In a landmark government program, students from a Jerusalem high school will visit Hebron on Sunday and meet with members of Breaking the Silence, a group that collects testimony from soldiers who have served in the West Bank.

The program marks the first time the Education Ministry has granted a school permission to tour Hebron with Breaking the Silence, which says it seeks to "raise awareness about the reality in the territories and the moral cost of controlling a civilian population."

Students from the school - the Hebrew University Secondary School, better known as Leyada - will be accompanied not only by their teachers, but also by the Education Ministry's supervisor for the school and deputy director for the district.

The program is also seen as an effort to expose students to both sides of the sociopolitical spectrum.

Around 1,000 high school students have been to Hebron since Education Minister Gideon Sa'ar announced the ministry's program to encourage visits last year. The itinerary here includes a visit to the Tomb of the Patriarchs and the Beit Hadassah museum on the history of Hebron.

The ministry's website says this program "strengthens Jewish tradition among young people in the State of Israel ... and deepens historical knowledge."

In Sunday's trip, students will visit the Tomb of the Patriarchs, meet a Palestinian resident and tour the city led by people from Breaking the Silence, a nongovernmental organization. They will also meet with a resident of the nearby settlement of Kiryat Arba and hold a discussion at Beit Hadassah.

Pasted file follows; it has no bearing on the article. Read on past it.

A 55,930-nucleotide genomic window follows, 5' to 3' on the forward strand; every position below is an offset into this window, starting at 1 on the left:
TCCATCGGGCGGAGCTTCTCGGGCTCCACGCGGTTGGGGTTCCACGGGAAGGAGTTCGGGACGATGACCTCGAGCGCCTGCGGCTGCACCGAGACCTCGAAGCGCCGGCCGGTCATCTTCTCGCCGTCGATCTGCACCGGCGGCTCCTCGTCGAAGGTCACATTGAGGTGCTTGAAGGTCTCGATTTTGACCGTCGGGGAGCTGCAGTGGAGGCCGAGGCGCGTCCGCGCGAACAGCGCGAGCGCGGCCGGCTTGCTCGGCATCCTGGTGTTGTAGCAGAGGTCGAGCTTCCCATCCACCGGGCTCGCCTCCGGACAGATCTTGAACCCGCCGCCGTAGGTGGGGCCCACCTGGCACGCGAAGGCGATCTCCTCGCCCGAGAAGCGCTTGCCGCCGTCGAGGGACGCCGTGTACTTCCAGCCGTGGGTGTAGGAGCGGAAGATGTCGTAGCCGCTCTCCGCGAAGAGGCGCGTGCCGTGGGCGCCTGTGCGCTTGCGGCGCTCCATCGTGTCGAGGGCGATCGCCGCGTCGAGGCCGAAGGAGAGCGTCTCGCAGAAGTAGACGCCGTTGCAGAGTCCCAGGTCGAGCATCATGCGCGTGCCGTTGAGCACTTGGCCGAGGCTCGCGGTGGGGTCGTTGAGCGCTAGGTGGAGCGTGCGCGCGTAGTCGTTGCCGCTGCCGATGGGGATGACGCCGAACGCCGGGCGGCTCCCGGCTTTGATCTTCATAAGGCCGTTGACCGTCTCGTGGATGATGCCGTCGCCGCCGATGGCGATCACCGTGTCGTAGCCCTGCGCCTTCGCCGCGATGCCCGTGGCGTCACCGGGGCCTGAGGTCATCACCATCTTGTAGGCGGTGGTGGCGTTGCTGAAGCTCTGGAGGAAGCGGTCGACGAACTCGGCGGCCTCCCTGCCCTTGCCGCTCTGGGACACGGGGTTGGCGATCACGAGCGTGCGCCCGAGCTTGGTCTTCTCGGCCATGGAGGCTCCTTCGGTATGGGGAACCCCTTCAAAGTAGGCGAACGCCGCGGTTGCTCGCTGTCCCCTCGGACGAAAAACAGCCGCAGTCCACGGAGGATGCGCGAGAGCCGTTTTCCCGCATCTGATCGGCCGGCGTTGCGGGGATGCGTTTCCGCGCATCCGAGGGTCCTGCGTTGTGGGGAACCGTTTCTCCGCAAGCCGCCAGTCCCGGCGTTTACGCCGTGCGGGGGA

"When they announced the [Education Ministry's] initiative last year, I said the condition would be that the students would not be exposed only to part of the tradition, but also to the problematic aspects," said Gilad Amir, Leyada's principal.

"Our students must be exposed to the politics ... to be raised as involved citizens. The greatest concern is that we will raise citizens who aren't interested and don't care. The exposure must be balanced with a variety of opinions."

Amir welcomed what he called "the Education Ministry's open-mindedness in allowing a balanced visit to Hebron."

A parent who declined to be named commented on Sa'ar's initiative. "This whole story is very fraught and uncomfortable in several ways. It's quite clear that the Education Ministry is trying to promote a political line in its tours, and that's not proper for a state agency," the parent said. "Under these conditions, I prefer there to be a minimum balance, and I think Breaking the Silence provides it."

The parent said the visit was to take place a month ago but was postponed because some parents demanded more information and greater parental involvement. The parent said that at a parent-teacher meeting on the trip, "one of the things that came up was the commitment to proper balance, and the school met this condition fairly."

The parent added that the Education Ministry had tried to keep Breaking the Silence out of the visit "and impair the balance to promote a political line, but in the end it agreed."

According to Breaking the Silence's director, Dana Golan, "We were invited to speak, so, as we do with every Israeli group that invites us, we will come with the goal of showing the reality of the occupation and its implications in Hebron."

Read this article in Hebrew